New York Dec. 25, 1860
My dear Sir,
The rumor having got abroad that you have been visited by a well known politician of New York who had a good deal to do with the stock market and who took with him a plan of compromise manufactured in Wall Street, it had occurred to me that you might like to be assured of the manner in which those Republicans who have no connection with Wall Street regard a compromise of the slavery question. The feeling of decided aversion to the least concession was never stronger than it is now. The people have given their verdict and they do not expect that either their representatives in Congress or their politicians out of Congress will attempt to change or modify it in any degree. The restoration of the Missouri Compromise would disband the Republican Party. Any other concession recognizing the right of slavery to protection or even existence in the territories would disgust and discourage the large majority of Republicans in the state and cool their interest in the incoming administration down to the freezing point. Whatever else be done the slavery question, so far as it is a federal question must remain as it is or the Republican party is annihilated. Nor will any concession of the sort proposed satisfy the South. South Carolina cannot be hired to return to the Union by any thing short of the removal of all restraints on the African slave trade. To do that would convert at once into friends of the Union, a class of the Southern politicians who are now doing a great deal to foment the discontents of the South and might effect what the Wall Street managers hope to bring about by restoring the Missouri line, and give protection to slavery South of it.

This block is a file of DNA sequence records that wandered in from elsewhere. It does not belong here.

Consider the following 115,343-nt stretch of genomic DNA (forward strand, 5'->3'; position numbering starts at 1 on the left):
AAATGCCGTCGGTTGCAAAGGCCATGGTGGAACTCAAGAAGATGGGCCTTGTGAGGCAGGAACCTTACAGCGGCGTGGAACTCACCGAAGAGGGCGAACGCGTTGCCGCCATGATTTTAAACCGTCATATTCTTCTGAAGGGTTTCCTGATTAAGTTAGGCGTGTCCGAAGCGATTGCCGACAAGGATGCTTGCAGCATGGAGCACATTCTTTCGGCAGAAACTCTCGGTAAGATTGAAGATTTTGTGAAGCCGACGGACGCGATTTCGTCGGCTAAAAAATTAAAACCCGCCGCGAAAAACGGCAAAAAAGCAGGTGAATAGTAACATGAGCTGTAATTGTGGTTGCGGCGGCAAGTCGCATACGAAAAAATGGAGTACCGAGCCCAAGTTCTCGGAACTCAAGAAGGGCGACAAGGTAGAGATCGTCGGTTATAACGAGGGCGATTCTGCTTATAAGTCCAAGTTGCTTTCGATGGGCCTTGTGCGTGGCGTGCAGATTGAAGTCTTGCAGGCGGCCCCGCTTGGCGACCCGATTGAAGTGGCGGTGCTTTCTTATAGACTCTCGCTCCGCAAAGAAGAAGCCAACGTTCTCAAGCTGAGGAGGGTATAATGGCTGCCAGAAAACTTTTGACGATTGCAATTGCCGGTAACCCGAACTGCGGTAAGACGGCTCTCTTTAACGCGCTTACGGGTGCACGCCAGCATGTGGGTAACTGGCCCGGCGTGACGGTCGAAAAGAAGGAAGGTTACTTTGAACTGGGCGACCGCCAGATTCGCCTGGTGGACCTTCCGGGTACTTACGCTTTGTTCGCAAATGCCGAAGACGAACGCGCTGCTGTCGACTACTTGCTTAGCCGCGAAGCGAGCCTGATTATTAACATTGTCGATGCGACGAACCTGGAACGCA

You will excuse me if I say a word concerning the formation of the Cabinet. I am glad to hear that it is decided to have regard to the in its composition, to that part of the Republican party which is derived from the old democratic party. It would be most unfortunate if the Cabinet were to be so constituted as to turn the policy of the administration into the old whig channels. To instance a single branch of that policy – the policy of restraints upon trade for the advantage of the manufacturers. We of the old democratic party who are the friends of free trade are perfectly willing that this should be regarded as an open question, but we shall be placed in immediate antagonism to the administration, the moment this is made a part of its governing policy. A bigot to protection placed at the head of the Treasury department would at once open a controversy on that question which would be carried on with zeal, perhaps with heat.
You will I know excuse these suggestions. If not vile they are at least disinterested. I have not, that I know of the remotest interest in politics except that our country should be governed with wisdom and justice, and with the allowance of the largest liberty in all things consistent with good order. You will receive perhaps from me letters in favor of persons desiring some office under the federal government or see my signature to recommendations got up by them or their friends. I pray you, in all these cases to believe, that no personal favor will be conferred on me, in any possible instance by bestowing the desired office on the person whom I may recommend. What I say for them should be taken as my opinion of their fitness and nothing more.
I am, dear Sir,
very truly yours
W. C. Bryant.
P. S. In regard to the slave trade, the zeal for its restoration arises from its profitableness. Large capitals are invested in it and it is the most lucrative of all branches of commerce.
W. C. B.
SOURCES: Abraham Lincoln Papers in the Library of Congress, Washington, D.C.